Tuesday, June 10, 2014

The Last 12 hours in Mosul: Conflicting Narratives

Mosul Yesterday, Captured by Ahmed Al Omary, close to the Military Airport 

In the last 24 hours, Iraq has witnessed a major development in its politics. Headlines in Arabic media was quick to frame this as suqoot سقوط Mosul city, which roughly translates to the Fall of Mosul city allegedly in the arms of ISIS or ISIL, The Islamic State of Iraq and the Levant, a globally-recognised insurgent active group with ties to Al Qaeda. This terminology is very reminiscent of the framing of the news on Baghdad on the 9th April 2003, when Baghdad was officially captured by American troops.

Images circulating on the web shows  burnt Iraqi Army vehicles and army clothes on the streets of the city in a sign of the defeat of the Army after almost 4 days of clashes with the armed groups. Two Iraqi army officers said security forces had received orders to leave the city after militants managed to capture the Ghizlani army base in southern Mosul and set more than 1000 prisoners from different high-security prisons around the city.

On Monday, the governor of Mosul Atheel Al Nujaifi made a public plea to the people of the city to fight militants, before he escaped the provincial headquarters in Mosul.
Almost all media narratives both global and local have called for international action against what could be a catastrophic regression in the current affairs of Iraq. After All, Mosul is not only the largest city in Iraq, but it is also in close proximity to Irbil and the Kurdish borders, which in result risks the spill of violence to the relatively-peaceful Kurdish region in Iraq.

With the escalating headlines and developments in Iraq, one is faced with conflicting stories and on-ground testimonials from Iraqis in the city that stayed behind and could not flee the city.  Reasons for that are many including the closure of the Kurdish borders for some time which forced families to go back to their homes. Upon their return, and according to several Iraqis I spoke to who prefer to remain un-named, they were welcomed by the militants who assured them that the city was accessible and safe, with a sense of ownership to the place: “ Of course you can come back, please feel free to go wherever you want, no one will stop you.”

Many facebook statuses and tweets then started documenting Mosul post-capture, in a surprising twist to usual media narratives on ISIS’s politics in sieged cities. Reports that only army vehicles and headquarters were burnt and destroyed, but barricades that once adorned every street were removed, and for the first time as one facebook user claims “ I managed to drive freely in my city”. Other residents also claimed that the armed groups were helping young men patrol and protect their neighbourhoods from any possible looting, and were active in protecting banks, abandoned homes and roads.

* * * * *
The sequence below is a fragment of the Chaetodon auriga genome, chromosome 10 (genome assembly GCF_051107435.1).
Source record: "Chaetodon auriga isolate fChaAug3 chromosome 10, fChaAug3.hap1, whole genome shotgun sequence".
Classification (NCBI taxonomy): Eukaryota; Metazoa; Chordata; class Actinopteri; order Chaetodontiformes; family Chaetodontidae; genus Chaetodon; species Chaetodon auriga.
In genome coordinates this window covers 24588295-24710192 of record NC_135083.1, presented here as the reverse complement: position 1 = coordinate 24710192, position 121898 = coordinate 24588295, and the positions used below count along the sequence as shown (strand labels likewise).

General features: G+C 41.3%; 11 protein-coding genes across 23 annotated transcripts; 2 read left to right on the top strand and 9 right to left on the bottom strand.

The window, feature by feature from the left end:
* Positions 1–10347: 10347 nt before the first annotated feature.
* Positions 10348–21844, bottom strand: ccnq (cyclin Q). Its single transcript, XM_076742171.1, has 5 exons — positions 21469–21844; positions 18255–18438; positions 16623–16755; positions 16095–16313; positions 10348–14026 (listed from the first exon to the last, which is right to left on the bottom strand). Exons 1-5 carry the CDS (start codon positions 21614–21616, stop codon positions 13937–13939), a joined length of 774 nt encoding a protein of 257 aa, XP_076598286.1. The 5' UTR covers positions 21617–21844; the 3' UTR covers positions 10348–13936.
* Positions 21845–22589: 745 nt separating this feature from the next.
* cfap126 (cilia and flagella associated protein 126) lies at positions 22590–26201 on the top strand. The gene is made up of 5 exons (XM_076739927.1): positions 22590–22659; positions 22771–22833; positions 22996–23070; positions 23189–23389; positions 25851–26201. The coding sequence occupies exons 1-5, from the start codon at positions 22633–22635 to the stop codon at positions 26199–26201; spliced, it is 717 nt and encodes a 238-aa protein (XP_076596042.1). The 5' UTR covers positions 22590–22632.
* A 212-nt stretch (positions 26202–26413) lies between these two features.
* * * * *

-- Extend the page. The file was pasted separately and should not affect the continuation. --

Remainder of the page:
Interesting testimonials from several residents in Mosul which clash with the main narrative circulated in Media that the city is in fact in more danger than it used to be. Several political analysts on Iraqi non-governmental TV channels claimed that this ‘dignified treatment of civilians’ is something they are pleasantly surprised with and also prefer to what they described as a continuous dehumanisation and humiliation of the Iraqi Army in checkpoints around the city. This could be very much understood as sectarian bias against the army,  but it also serves as an indication that the armed-groups are indeed not targeting civilians in the city (yet).

Many other ‘rumours’ are also circulating on social media platforms, some argue that the armed groups are in fact a group of revolutionary iraqis led by members of the old Iraqi Army, and is in process to ‘free’ the country from the current regime and the control of the Iran-backed government. Several ISIS twitter accounts proclaiming the end of Sykes-Picot in an alarming signal that this could indeed mean - if not immediate - the redrawing of the region map.

Now Al Maliki urged the Parliament to consider this an emergency state, and the Iraqi Parliament in an act of “urgency” decided to meet on Thursday to discuss the much-needed solutions for this catastrophic development in Iraq. With the speed of events in the country, and the clear inability of the army and the police to protect civilians and the city; the next couple of days could see the seizure of other smaller but crucial cities in Iraq, such as Salahudeen, Samara and perhaps even reaching the borders of the capital Baghdad.

The expected reactions from the central government could very well mirror the assaults on Fallujah and other cities in Iraq that have been under siege and attack for more than 6 months. Especially now that Al Maliki has asked for international support from the UN and the EU and Arab League in an attempt to ‘cleanse’ the cities from the insurgents. The government will probably use all kinds of weapons and means without counting for civilian casualties, like the cases in Fallujah and other cities in Iraq.

In an undeniable timely-events, with the results of the Iraqi elections, this could very well mean the ‘need’ to assert Maliki’s position as Prime Minister for the next 4 years; to rid the country from terrorism. It could also possibly mean the eradication of the second-largest city in Iraq and the eruption of sectarian violence and war. The next couple of days and arguably hours are quite critical and detrimental in the current power-play in the region. Narratives are indeed changing.

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